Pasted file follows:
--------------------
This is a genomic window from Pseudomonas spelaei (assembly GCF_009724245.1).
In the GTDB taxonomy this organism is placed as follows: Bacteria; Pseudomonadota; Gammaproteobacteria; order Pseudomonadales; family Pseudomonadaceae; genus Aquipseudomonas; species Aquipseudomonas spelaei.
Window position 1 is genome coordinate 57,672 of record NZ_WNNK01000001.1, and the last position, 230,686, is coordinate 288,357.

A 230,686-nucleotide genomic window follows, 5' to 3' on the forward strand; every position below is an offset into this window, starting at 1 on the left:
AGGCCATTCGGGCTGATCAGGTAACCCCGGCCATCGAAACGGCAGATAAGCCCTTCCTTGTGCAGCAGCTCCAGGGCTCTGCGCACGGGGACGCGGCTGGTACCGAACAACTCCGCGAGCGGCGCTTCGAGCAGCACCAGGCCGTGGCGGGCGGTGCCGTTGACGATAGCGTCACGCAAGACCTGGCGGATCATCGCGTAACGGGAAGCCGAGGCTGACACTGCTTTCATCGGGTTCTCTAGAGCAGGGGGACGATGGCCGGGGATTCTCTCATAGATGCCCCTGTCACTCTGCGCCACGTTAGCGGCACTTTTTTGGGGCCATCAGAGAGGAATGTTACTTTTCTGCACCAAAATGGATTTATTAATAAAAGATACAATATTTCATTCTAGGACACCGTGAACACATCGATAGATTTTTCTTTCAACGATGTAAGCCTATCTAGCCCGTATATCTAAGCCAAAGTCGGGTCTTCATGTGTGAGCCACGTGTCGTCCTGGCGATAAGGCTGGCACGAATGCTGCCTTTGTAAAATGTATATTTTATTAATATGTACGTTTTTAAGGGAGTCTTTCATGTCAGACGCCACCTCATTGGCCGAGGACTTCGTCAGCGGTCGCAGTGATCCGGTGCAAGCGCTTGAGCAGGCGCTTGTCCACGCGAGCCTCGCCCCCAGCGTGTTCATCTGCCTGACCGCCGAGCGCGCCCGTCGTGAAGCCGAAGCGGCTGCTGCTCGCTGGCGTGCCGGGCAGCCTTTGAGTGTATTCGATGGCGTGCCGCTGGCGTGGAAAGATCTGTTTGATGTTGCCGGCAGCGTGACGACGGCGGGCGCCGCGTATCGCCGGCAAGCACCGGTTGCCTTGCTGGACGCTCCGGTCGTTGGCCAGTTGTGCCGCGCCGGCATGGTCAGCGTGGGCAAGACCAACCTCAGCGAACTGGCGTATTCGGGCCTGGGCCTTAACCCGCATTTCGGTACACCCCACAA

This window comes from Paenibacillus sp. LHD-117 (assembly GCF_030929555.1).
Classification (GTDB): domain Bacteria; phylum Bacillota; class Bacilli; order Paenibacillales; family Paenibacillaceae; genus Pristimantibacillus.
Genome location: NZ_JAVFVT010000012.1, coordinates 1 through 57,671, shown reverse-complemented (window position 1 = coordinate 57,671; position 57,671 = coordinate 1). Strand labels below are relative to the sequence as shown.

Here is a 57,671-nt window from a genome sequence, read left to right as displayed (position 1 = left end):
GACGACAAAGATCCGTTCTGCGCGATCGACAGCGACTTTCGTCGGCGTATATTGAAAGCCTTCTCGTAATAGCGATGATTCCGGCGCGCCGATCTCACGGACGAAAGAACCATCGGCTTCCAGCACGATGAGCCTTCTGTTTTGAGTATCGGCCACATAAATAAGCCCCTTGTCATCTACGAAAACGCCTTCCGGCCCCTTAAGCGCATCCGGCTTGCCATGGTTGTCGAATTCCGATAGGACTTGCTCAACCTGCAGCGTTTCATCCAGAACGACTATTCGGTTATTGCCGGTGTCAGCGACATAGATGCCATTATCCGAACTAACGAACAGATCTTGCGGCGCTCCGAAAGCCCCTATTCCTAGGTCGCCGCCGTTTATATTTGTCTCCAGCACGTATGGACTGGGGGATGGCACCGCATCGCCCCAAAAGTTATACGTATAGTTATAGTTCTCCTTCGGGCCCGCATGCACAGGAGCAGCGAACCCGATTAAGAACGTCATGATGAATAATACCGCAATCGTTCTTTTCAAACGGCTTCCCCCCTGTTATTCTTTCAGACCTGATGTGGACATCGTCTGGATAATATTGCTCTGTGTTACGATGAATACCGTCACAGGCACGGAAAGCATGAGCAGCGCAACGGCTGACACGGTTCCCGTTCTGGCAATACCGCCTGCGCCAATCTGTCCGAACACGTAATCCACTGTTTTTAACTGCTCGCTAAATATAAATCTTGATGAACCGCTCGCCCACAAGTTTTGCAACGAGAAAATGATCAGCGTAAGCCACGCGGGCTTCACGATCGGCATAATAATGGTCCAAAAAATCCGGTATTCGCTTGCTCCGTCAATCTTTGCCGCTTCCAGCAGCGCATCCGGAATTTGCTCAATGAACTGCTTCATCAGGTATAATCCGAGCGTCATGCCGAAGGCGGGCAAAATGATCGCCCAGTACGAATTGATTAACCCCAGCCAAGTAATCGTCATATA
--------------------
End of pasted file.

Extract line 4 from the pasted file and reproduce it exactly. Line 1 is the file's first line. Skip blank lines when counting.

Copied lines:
A 230,686-nucleotide genomic window follows, 5' to 3' on the forward strand; every position below is an offset into this window, starting at 1 on the left: